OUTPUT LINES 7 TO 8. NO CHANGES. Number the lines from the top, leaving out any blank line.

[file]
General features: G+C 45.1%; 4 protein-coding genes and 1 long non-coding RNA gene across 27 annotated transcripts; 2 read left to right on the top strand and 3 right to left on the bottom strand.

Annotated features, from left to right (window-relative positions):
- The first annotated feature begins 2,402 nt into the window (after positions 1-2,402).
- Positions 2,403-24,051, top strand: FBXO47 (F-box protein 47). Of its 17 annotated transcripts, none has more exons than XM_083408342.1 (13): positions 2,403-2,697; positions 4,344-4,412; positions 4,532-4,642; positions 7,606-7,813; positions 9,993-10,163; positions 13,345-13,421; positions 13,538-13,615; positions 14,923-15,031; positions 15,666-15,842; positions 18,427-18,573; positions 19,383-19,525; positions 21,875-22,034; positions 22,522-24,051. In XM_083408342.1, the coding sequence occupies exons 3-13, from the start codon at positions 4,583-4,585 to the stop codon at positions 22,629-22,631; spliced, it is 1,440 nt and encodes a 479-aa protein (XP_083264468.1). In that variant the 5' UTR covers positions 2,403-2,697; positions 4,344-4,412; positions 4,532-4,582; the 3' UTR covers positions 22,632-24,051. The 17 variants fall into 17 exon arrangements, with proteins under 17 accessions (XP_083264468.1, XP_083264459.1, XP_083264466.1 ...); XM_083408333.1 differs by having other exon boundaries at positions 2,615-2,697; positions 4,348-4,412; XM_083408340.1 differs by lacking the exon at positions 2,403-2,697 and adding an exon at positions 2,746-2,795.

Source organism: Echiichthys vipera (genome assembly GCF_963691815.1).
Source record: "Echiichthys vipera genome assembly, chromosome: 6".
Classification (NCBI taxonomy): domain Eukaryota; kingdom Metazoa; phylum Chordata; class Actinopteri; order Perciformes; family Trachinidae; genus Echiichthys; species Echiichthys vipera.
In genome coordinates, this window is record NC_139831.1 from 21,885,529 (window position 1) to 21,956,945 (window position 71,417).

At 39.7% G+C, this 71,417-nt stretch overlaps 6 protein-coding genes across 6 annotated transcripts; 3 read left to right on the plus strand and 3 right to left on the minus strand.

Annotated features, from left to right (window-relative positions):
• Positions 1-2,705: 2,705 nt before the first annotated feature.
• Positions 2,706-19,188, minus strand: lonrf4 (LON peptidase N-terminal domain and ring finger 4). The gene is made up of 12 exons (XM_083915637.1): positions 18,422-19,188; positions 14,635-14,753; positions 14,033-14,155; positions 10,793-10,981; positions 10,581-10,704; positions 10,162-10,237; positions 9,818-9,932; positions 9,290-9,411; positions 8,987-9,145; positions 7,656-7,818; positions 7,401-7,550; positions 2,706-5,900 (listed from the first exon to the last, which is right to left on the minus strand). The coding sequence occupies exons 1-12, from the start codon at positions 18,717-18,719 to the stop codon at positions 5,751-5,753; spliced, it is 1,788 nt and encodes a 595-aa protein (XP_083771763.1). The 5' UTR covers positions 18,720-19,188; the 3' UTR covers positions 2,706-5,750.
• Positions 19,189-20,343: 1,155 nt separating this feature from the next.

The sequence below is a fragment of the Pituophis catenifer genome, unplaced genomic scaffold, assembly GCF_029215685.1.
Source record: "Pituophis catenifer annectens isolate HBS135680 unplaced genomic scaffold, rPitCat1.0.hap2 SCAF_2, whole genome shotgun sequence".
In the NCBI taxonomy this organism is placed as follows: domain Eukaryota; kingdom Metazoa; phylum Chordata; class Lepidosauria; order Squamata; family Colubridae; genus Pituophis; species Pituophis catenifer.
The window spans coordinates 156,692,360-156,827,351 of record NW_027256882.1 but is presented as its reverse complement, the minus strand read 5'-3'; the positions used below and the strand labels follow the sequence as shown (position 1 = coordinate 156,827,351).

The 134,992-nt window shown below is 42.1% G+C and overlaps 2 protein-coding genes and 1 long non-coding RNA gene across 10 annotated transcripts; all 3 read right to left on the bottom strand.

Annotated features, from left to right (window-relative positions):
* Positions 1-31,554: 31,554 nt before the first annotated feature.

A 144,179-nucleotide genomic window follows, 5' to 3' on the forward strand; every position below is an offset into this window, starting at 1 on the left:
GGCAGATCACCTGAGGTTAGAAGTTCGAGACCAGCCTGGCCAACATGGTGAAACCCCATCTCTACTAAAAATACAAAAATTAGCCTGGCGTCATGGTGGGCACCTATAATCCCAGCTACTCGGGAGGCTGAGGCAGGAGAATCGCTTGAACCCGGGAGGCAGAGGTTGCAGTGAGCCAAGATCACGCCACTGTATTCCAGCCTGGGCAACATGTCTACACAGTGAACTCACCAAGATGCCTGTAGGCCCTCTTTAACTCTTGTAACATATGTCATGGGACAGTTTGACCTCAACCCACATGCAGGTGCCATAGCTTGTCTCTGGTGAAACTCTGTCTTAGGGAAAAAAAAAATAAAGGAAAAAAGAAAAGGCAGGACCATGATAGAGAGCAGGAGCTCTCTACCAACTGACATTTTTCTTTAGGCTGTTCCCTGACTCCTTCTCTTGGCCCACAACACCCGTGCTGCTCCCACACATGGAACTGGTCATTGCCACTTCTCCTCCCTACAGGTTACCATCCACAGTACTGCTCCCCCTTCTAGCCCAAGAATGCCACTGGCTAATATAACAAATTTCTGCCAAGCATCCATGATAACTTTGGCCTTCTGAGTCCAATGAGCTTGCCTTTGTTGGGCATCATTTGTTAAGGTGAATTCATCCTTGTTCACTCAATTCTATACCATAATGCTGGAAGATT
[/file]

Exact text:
Classification (NCBI taxonomy): domain Eukaryota; kingdom Metazoa; phylum Chordata; class Actinopteri; order Perciformes; family Trachinidae; genus Echiichthys; species Echiichthys vipera.
In genome coordinates, this window is record NC_139831.1 from 21,885,529 (window position 1) to 21,956,945 (window position 71,417).